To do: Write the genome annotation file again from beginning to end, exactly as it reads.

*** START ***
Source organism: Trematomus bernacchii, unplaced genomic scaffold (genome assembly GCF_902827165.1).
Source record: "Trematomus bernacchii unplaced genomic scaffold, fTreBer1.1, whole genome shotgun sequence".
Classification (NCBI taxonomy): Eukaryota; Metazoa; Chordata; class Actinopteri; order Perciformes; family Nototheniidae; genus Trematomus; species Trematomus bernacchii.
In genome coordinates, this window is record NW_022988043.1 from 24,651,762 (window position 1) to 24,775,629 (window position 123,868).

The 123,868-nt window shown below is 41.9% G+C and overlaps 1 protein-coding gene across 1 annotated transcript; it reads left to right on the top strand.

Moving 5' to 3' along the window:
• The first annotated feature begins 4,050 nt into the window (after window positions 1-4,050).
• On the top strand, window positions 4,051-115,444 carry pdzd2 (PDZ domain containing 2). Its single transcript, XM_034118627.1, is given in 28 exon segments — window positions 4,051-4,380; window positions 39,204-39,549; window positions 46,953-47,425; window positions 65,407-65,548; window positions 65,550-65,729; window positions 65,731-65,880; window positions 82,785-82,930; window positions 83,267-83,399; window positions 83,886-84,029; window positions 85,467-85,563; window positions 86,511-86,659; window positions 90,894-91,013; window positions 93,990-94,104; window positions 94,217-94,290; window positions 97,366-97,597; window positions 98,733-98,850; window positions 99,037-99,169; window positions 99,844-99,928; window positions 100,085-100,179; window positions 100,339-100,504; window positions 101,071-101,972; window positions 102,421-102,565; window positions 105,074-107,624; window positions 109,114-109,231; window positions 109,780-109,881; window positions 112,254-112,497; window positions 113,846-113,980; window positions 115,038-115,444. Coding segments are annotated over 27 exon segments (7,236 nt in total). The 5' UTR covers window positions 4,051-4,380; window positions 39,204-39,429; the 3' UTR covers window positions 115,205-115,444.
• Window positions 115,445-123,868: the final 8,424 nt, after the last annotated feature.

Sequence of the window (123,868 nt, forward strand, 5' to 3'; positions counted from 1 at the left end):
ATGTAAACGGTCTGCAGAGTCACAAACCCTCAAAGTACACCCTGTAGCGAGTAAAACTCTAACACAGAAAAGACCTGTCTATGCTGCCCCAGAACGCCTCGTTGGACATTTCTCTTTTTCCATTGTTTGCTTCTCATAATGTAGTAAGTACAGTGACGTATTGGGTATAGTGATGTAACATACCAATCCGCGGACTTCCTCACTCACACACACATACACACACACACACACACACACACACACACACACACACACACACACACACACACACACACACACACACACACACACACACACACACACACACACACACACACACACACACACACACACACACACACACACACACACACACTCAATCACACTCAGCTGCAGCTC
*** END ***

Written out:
Source organism: Trematomus bernacchii, unplaced genomic scaffold (genome assembly GCF_902827165.1).
Source record: "Trematomus bernacchii unplaced genomic scaffold, fTreBer1.1, whole genome shotgun sequence".
Classification (NCBI taxonomy): Eukaryota; Metazoa; Chordata; class Actinopteri; order Perciformes; family Nototheniidae; genus Trematomus; species Trematomus bernacchii.
In genome coordinates, this window is record NW_022988043.1 from 24,651,762 (window position 1) to 24,775,629 (window position 123,868).

The 123,868-nt window shown below is 41.9% G+C and overlaps 1 protein-coding gene across 1 annotated transcript; it reads left to right on the top strand.

Moving 5' to 3' along the window:
• The first annotated feature begins 4,050 nt into the window (after window positions 1-4,050).
• On the top strand, window positions 4,051-115,444 carry pdzd2 (PDZ domain containing 2). Its single transcript, XM_034118627.1, is given in 28 exon segments — window positions 4,051-4,380; window positions 39,204-39,549; window positions 46,953-47,425; window positions 65,407-65,548; window positions 65,550-65,729; window positions 65,731-65,880; window positions 82,785-82,930; window positions 83,267-83,399; window positions 83,886-84,029; window positions 85,467-85,563; window positions 86,511-86,659; window positions 90,894-91,013; window positions 93,990-94,104; window positions 94,217-94,290; window positions 97,366-97,597; window positions 98,733-98,850; window positions 99,037-99,169; window positions 99,844-99,928; window positions 100,085-100,179; window positions 100,339-100,504; window positions 101,071-101,972; window positions 102,421-102,565; window positions 105,074-107,624; window positions 109,114-109,231; window positions 109,780-109,881; window positions 112,254-112,497; window positions 113,846-113,980; window positions 115,038-115,444. Coding segments are annotated over 27 exon segments (7,236 nt in total). The 5' UTR covers window positions 4,051-4,380; window positions 39,204-39,429; the 3' UTR covers window positions 115,205-115,444.
• Window positions 115,445-123,868: the final 8,424 nt, after the last annotated feature.

Sequence of the window (123,868 nt, forward strand, 5' to 3'; positions counted from 1 at the left end):
ATGTAAACGGTCTGCAGAGTCACAAACCCTCAAAGTACACCCTGTAGCGAGTAAAACTCTAACACAGAAAAGACCTGTCTATGCTGCCCCAGAACGCCTCGTTGGACATTTCTCTTTTTCCATTGTTTGCTTCTCATAATGTAGTAAGTACAGTGACGTATTGGGTATAGTGATGTAACATACCAATCCGCGGACTTCCTCACTCACACACACATACACACACACACACACACACACACACACACACACACACACACACACACACACACACACACACACACACACACACACACACACACACACACACACACACACACACACACACACACACACACACACACACACACACACACACTCAATCACACTCAGCTGCAGCTC